Udall chose NMSU as the site for his announcement because of the university's established commitment to algal biofuel research. NMSU recently moved into algae bio-oil production mode with a new 4,000-liter Solix BioSystems algal photobioreactor, which joined four smaller algae "raceways" at the Fabian Garcia Science Center in Las Cruces. The university is a member of the National Alliance for Advanced Biofuels and Bioproducts consortium, established through $49 million in grants from the Department of Energy to explore all aspects of algal biofuel production, harvesting, extraction and upgrading to diesel and jet fuels.

Prior to the news conference, Udall was greeted by NMSU President Barbara Couture at the science center. He then met with a group that included other NMSU administrators, New Mexico Secretary of Agriculture Jeff Witte, and faculty and staff members involved in algal research. They showed him the new algal photobioreactor, as well as an automated biodiesel processor, and discussed various ways NMSU's algal technology might be integrated into dairy and livestock production facilities, or even inland shrimp farming.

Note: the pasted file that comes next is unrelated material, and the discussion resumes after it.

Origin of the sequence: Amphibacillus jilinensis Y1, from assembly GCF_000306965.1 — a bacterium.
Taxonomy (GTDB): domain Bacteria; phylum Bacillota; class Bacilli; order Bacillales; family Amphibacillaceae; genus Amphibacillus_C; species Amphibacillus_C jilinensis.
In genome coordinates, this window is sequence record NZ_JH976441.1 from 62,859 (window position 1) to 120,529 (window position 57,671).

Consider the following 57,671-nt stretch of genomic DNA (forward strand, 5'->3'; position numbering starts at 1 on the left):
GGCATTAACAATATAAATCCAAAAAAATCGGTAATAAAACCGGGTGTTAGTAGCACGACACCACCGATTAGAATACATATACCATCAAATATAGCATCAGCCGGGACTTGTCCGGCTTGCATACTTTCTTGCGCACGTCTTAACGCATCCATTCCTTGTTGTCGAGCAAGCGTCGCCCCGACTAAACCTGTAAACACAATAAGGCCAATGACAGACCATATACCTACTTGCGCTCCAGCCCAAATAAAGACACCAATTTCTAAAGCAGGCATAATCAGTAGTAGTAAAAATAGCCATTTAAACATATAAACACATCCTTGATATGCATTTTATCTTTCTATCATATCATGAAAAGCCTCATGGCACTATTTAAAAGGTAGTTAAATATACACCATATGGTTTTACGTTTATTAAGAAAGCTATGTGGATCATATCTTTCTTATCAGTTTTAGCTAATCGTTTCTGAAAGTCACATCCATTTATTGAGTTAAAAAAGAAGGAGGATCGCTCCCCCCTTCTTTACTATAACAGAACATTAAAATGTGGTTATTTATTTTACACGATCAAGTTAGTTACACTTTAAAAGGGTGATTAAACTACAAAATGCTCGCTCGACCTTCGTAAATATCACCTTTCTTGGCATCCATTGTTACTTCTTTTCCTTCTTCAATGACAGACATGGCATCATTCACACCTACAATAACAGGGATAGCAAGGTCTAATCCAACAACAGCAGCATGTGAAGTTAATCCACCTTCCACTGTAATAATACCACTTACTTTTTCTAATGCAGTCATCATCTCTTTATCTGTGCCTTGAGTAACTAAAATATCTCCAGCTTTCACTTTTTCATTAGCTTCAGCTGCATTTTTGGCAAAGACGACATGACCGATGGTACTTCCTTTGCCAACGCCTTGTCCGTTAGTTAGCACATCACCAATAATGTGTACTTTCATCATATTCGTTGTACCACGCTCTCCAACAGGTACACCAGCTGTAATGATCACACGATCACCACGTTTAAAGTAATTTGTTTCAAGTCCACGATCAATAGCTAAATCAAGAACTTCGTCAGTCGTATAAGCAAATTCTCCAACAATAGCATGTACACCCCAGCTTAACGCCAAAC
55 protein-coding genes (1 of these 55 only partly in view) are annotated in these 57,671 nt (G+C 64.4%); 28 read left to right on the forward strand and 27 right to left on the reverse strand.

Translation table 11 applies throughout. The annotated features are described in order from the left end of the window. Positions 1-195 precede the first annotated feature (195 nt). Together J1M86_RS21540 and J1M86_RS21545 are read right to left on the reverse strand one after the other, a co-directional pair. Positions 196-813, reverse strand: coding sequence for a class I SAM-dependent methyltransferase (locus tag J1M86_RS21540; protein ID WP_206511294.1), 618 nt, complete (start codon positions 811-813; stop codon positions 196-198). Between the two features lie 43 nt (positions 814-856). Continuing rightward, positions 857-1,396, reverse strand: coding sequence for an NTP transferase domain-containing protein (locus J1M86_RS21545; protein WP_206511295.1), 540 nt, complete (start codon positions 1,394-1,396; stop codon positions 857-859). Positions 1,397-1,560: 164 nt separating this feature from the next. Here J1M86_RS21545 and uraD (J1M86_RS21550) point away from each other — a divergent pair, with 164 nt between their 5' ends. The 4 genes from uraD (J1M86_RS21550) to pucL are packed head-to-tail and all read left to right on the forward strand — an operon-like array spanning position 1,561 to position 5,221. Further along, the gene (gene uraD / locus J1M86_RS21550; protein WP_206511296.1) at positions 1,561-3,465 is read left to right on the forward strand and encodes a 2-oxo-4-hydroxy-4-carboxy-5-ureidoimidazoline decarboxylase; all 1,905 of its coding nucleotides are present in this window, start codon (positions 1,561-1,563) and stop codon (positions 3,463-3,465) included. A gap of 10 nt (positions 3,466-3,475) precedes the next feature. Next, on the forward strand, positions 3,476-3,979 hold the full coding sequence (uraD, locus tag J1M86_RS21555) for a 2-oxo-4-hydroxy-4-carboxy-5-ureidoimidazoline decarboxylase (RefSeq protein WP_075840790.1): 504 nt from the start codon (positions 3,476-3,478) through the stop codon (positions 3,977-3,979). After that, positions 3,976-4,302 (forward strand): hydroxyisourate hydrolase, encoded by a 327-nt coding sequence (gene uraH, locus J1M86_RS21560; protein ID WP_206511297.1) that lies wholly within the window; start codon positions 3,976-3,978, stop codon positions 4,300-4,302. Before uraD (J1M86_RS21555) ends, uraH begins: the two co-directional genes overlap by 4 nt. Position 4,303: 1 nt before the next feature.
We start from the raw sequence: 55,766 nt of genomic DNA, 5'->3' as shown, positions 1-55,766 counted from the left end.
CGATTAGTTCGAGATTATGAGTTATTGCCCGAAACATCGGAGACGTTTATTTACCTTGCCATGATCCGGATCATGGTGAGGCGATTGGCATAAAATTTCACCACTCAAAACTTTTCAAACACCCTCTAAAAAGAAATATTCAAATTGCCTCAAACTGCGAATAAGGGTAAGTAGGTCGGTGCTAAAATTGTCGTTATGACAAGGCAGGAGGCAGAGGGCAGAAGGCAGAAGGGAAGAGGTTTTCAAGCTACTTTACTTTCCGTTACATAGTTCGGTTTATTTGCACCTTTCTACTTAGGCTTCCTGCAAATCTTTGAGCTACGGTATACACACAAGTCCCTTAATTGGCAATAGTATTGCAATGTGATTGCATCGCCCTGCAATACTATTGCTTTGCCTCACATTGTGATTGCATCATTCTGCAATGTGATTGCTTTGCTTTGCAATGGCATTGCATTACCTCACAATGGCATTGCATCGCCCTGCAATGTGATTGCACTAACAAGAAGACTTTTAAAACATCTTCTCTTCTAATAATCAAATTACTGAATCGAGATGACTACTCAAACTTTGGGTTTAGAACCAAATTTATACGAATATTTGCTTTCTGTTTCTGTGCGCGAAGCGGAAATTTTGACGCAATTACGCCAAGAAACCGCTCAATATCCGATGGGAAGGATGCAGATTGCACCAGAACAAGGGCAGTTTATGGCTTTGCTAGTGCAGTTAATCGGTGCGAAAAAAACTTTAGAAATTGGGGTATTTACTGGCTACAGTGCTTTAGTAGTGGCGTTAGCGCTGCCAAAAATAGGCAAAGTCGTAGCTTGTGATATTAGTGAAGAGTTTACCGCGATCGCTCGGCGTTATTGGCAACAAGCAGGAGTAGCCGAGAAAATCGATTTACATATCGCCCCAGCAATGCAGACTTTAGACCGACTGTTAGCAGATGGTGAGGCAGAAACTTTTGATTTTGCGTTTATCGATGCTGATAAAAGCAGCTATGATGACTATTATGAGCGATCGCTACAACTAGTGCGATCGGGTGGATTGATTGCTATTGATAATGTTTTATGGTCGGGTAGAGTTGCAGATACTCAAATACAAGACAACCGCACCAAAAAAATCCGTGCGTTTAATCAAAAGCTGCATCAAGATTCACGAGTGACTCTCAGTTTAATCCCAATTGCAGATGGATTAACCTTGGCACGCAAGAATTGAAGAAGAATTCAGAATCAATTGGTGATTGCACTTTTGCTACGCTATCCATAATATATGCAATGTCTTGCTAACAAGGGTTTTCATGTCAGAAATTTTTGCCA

Pete Lammers is an NMSU research professor and the technical director of the university's Algal Bioenergy Program. In his presentation, he stressed the importance of algae research in benefiting humankind. He foresees a situation in the not-too-distant future where converting algae into fuel will not only fill a significant portion of the nation's energy needs, but will also capture value from waste streams to create a "cradle-to-cradle" approach to industrial ecology. For example, dairy farm waste is currently considered to be an environmental threat, but it is rich in nutrients that algae thrive on. Using that waste to feed algae would keep it out of the water system and put it to productive use while lowering fuel production costs.

Lammers sees the current push to develop renewable fuels to blend with traditional petroleum products as a turning point in global energy policy, and he believes algae can play a key role.

"I think of algae cultivation as a waste-to-energy process that will benefit the economics of existing agricultural enterprises," Lammers said. "This is the first step in a long journey. Industrial ecologies capable of sustaining a population of 7 billion people for a thousand years will waste nothing and recycle everything. In the long run, that will include industrial, municipal and agricultural waste streams."